In Academy City, a sprawling futuristic metropolis populated with super-powered students, the brightest intellectual minds work to complete the world's first space elevator. A towering spire able to carry its citizens into the heavens. Meanwhile Index (voiced by Yuka Iguchi), a pint-sized human library and Shinto nun-in-training, and her older teen boy sidekick Touma Kamijo (Atsushi Abe) befriend Arisa (Sachika Misawa), a beautiful street musician of unparalleled talent. Arisa's pop idol aspirations are curtailed when she almost abducted by handsome warlock Stiyl Magnus (Kisho Taniyama) and his gaggle of nymphet witch girls, then attacked by the hi-tech armed Black Crow Unit led by sultry security specialist Shutaura Sequenzia (Yoko Hikasa). Aided by their gang of super-powered high school friends, Touma and Index endeavour to figure out what the heck is going on while trying to save Arisa's life along with the world.
Few anime encapsulate the strange mash-up of contradictions that is this uniquely Japanese genre better than this feature length spin-off of the TV show A Certain Magical Index. Part high-concept science fiction, part sappy sitcom with a trite fixation on ogling beautiful girls in a state of undress, the film mixes sing-along J-pop musical set-pieces with a heady debate over the nature of miracles. Only in Japan, huh? A Certain Magical Index originated with a series of 'light novels', the Japanese equivalent of young adult fiction, written by Kazuma Kamachi with illustrations by Kiyotaka Haimura. Two twenty-four episode television seasons aired between 2008-2011 followed by this feature film and Kamachi's spin-off series A Certain Scientific Railgun (2009) which proved even more popular with fans.
Anime traditionally excels at world-building and The Miracle of Endymion is no exception. Gorgeously intricate backgrounds imbue the film with an epic scope to rival any live action Hollywood blockbuster. The action sequences are superbly animated, dynamic and exciting and the Tron-like 3D mecha designs are striking. On the one hand the film dredges up memories of inane Nineties harem anime - specifically Tenchi Muyo (1992) - surrounding its hapless high school hero with a bevy of colour-coded schoolgirls that conform to various fantasy archetypes and provide panty shots, shower scenes or else wander around in the altogether just for the heck of it. What is more the teen-pop-star-saves-the-galaxy plot is quite obviously lifted from the Superdimensional Fortress Macross (1982) franchise so popular in Japan. Yet for all its derivative qualities and blatant attempts at titillating a core audience of teenage boys, The Miracle of Endymion weaves a compelling and well-constructed mystery.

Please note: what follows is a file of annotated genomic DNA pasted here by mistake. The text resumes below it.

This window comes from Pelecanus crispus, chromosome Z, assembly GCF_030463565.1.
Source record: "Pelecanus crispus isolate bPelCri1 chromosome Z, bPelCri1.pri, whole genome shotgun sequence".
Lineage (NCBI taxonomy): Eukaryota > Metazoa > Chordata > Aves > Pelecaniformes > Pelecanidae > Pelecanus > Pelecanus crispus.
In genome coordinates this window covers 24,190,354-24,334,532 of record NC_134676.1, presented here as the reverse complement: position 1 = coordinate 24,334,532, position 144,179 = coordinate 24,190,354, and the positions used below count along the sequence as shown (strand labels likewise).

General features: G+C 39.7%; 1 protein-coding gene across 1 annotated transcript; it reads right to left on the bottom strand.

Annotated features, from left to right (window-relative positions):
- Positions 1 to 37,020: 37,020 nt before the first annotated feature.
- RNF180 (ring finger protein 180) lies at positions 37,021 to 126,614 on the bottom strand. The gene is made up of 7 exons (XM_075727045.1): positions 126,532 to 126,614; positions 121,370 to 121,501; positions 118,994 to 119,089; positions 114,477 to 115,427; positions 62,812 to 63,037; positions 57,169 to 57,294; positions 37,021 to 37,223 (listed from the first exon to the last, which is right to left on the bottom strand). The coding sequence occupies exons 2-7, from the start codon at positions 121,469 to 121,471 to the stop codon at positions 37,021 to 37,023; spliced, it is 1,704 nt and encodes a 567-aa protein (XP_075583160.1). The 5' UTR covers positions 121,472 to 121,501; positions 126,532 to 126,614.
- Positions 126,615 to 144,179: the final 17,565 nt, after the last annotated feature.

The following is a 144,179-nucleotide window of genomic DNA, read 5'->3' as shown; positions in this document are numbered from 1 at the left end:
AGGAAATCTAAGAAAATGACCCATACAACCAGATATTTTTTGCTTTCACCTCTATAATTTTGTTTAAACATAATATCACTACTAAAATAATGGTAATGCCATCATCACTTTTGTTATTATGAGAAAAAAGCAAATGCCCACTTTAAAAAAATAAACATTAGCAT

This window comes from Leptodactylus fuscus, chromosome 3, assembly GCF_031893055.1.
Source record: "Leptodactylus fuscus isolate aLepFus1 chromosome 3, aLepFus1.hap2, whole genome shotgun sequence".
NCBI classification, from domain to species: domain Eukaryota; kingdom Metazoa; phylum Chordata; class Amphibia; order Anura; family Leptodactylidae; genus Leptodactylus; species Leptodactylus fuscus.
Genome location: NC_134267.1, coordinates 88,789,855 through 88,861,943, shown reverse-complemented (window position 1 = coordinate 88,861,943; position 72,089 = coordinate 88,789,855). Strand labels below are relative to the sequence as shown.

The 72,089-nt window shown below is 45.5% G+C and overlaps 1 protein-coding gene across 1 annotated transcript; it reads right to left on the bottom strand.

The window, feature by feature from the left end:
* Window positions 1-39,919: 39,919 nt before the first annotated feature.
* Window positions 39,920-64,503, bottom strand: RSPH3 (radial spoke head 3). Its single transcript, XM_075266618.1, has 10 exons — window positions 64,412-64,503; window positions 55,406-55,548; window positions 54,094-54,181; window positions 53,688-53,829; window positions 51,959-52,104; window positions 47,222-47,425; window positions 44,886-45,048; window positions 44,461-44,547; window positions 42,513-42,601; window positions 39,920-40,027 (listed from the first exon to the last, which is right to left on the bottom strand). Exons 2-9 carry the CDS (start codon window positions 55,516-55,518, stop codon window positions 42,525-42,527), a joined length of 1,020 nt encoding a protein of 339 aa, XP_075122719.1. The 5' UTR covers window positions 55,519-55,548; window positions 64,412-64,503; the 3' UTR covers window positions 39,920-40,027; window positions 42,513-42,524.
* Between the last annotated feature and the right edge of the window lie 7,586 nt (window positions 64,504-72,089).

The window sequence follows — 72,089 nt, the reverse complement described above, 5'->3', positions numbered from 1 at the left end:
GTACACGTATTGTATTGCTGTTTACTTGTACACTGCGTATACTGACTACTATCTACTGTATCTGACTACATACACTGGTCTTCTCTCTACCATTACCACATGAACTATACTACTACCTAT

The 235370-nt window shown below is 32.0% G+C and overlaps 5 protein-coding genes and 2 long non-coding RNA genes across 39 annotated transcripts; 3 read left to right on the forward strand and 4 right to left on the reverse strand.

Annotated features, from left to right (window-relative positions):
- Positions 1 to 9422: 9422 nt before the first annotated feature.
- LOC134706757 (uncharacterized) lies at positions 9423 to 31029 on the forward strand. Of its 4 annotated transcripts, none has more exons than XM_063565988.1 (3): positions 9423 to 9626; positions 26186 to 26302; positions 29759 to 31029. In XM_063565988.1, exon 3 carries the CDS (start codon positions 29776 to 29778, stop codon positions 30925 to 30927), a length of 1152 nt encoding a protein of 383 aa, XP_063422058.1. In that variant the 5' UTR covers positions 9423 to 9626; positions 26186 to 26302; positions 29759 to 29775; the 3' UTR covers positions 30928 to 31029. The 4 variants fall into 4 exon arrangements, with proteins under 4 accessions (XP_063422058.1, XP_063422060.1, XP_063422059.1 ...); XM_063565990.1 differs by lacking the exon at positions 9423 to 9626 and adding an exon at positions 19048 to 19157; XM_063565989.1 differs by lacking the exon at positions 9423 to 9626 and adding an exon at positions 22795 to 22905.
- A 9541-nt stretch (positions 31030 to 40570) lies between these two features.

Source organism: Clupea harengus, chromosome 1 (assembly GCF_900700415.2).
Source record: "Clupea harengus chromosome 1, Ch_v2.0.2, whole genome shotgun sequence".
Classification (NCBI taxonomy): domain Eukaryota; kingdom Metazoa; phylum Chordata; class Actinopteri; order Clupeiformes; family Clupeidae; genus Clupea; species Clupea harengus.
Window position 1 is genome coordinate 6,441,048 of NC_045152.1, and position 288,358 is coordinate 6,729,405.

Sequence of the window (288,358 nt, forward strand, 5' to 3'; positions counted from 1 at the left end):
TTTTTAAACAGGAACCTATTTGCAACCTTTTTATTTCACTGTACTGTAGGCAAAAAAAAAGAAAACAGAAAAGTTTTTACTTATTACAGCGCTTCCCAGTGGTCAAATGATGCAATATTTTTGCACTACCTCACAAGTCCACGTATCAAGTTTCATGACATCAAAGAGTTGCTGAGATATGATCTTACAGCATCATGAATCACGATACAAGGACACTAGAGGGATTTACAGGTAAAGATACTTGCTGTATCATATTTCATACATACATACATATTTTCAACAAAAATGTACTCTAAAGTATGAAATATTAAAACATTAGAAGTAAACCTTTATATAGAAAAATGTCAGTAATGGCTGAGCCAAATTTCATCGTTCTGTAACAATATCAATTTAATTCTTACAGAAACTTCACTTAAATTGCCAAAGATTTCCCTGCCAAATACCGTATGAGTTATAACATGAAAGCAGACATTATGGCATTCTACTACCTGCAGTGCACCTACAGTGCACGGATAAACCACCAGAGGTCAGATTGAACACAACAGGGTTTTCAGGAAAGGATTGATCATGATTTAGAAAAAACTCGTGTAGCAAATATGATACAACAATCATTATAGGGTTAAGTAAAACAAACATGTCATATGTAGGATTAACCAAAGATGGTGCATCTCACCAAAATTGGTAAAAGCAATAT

Obviously aimed at fans, the plot presumes viewers are already familiar with the characters and the strange semi-magical/semi-futuristic world they inhabit but proves surprisingly easy to follow. Director Hiroshi Nishikiori keeps things fast and furious with no room for boredom. He not only pulls off the odd dark and bloody twist (for all its surface candy-coated fluffiness, the plot does take the odd graphic turn) but some pleasingly complex motivations as characters switch from hero to villain and back again. Even the villain has a semi-sympathetic motive. Shutaura, a character not featured in the original television series, emerges an especially complex character. She suffers from a rare brain defect that left her unable to process music. Hence she has no faith in the seemingly miraculous effect of Arisa's singing. Set in a world where magic and super-science co-exist but the latter sets the rules, the storyline ponders the exact definition of the miraculous. It eventually settles on Touma's that miracles are what happen when someone pushes themselves to the limit. Which is a disarmingly poetic observation even if Touma makes it while punching a girl in the face.